Please note: If you haven't already read What are Fats?, you may want to read it first.
Saturated fats are naturally occurring in nature and are found in a number of foods such as meat, cheese, cream and butter. They are also high in some fruit such as coconuts and avocados. A saturated fat is defined as containing no double bonds between the carbons in the fatty acids. An example of a saturated fatty acid can be seen bellow.
Because there are no double bonds, there are no ‘kinks' in the chain, which means the chains are very straight (as seen in the above picture). This allows saturated fats to pack closely together, which usually means they form solids at room temperature, which can be seen in coconut oil and butter. The only difference between types of saturated fats are the length of these fatty acid chains, and they can vary from 3 carbons (propionic acid) to 36 (hexatriacontanoic acid).
Saturated fats are one of the more common topics in the media, and we are told to keep our consumption of these fats to a minimum, but we are told that foods high in saturated fats are good for us, such as coconuts and avocados (coconut oil can be 92% saturated fats). So why are we being told different things?
There has been much research into the effects of saturated fats on our health. Many of which have been very high profile but sadly some are a perfect example of bad science. One such example is a study by Ancel Keys known as the 7 study case study. This study concluded that animal fats (about 38% saturated fat) caused CHD, which is still a common idea to date. This study was quickly highlighted by the media and has had a great effect on our diet today. This study ignored vast amounts of data which contradicted Keys conclusion, and has since been highly criticised by many. It is also worth noting that most animal fats actually contain more mono-unsaturated fats than saturated fats.This is just one of the many studies on the effects of saturated fats.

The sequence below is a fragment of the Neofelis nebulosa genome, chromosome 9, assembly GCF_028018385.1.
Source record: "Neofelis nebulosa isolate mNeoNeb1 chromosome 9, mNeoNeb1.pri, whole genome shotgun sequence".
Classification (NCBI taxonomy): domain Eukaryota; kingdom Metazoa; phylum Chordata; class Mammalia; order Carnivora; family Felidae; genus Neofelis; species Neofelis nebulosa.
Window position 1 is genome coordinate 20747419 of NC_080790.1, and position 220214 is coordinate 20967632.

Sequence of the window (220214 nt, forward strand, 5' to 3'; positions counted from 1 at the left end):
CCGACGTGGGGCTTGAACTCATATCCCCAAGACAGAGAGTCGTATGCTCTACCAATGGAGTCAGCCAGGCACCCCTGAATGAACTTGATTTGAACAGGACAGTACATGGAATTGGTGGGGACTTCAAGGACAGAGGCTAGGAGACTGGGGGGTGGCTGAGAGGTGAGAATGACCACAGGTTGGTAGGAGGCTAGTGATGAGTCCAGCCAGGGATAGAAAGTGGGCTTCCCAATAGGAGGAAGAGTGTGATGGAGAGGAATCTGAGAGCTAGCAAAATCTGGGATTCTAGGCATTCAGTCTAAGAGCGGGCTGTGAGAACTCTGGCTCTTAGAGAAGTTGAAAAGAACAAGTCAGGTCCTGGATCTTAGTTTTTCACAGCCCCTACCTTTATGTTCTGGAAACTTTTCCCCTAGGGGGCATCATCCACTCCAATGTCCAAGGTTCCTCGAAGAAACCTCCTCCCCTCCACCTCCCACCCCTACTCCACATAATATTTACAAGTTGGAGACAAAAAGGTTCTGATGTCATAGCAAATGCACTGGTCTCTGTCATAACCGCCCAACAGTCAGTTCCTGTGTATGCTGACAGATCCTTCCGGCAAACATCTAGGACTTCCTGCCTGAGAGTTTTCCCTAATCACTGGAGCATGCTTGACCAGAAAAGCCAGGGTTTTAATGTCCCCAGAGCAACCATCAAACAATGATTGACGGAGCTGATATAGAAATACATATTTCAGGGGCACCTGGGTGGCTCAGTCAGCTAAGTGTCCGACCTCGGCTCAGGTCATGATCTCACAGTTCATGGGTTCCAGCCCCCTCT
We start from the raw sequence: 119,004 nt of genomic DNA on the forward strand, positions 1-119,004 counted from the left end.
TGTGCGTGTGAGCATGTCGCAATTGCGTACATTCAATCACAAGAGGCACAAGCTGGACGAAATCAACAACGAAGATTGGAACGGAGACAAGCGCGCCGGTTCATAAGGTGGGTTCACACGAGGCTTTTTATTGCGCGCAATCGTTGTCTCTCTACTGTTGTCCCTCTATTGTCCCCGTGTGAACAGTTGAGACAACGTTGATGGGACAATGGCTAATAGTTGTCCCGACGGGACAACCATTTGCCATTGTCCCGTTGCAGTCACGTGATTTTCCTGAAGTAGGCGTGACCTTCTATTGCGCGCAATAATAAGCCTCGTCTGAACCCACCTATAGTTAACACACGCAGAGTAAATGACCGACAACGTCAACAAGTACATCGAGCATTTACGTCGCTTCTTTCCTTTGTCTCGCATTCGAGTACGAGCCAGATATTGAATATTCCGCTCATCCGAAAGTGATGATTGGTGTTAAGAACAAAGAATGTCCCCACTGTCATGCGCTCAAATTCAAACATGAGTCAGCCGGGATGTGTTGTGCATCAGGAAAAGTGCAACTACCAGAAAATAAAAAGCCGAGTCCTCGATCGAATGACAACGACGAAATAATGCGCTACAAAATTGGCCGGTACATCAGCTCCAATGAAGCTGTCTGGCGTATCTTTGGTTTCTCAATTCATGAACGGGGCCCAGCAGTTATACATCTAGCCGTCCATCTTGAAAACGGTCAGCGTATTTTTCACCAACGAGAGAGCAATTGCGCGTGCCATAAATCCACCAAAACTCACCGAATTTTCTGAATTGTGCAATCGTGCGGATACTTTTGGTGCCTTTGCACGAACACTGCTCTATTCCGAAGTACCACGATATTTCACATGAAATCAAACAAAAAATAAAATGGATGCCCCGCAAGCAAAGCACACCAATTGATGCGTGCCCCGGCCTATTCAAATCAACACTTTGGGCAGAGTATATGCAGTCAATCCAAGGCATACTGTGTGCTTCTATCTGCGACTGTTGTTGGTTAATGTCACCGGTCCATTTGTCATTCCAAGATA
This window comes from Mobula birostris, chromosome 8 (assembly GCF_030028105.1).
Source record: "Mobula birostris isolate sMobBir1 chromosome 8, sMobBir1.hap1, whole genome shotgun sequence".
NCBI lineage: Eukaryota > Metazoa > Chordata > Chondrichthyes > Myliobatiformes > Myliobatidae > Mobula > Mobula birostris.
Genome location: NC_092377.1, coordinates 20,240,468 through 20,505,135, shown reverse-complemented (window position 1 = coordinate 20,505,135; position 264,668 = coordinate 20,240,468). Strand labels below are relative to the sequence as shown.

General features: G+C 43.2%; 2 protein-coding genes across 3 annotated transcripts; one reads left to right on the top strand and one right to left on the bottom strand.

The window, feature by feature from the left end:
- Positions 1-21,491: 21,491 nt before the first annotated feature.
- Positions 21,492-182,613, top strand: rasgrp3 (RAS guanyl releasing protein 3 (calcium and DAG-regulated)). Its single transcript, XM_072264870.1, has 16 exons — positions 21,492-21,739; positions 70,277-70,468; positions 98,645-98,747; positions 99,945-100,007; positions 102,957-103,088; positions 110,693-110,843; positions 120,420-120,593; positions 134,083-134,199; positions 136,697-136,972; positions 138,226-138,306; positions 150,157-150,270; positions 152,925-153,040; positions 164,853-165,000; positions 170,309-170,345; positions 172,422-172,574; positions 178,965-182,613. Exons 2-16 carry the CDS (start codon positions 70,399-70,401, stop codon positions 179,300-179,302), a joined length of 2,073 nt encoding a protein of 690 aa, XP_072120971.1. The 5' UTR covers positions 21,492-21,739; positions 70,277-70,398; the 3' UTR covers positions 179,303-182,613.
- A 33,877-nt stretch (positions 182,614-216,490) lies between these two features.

This, however, isn't to say saturated fats don't have their draw backs. There is some evidence to suggest that it can have negative effects on our cholesterol levels, and associations have been made with high saturated fat diets and CHD. However, there are too many variables to take into consideration to definitively say that diets high in saturated fats cause CHD. If we look at an extreme diet example we can see just how many things need to be considered.
Imagine someone who just ate cheese or fast food. This diet would be incredibly high in saturated fat, and this person is sure to have a number of health issues including high LDL and a high risk of CHD. But we cannot say that it is because of the high levels of saturated fat which is causing these health issues. This person will be lacking in fibre, various phytonutrients, vitamins and minerals, it could be a deficiency in one or more of these nutrients which is causing the health issues.
Saturated fats do ahve known benefits though. They make a great energy substrate, especially short chain saturated fats (found, for example, in coconut oil). These can convert to ATP (body's source of energy) much faster than other fats. Saturated fats do not have any effect on insulin (unlike carbs) and so will not cause energy slumps. They also contain 9 kcals/g, whereas most carbohydrates contain 4 kcals/g. this means you need to eat less fat to get the same amount of energy. Saturated fats can also contain fat soluble vitamins. These include vitamin E, D and A, all of which are essential for health.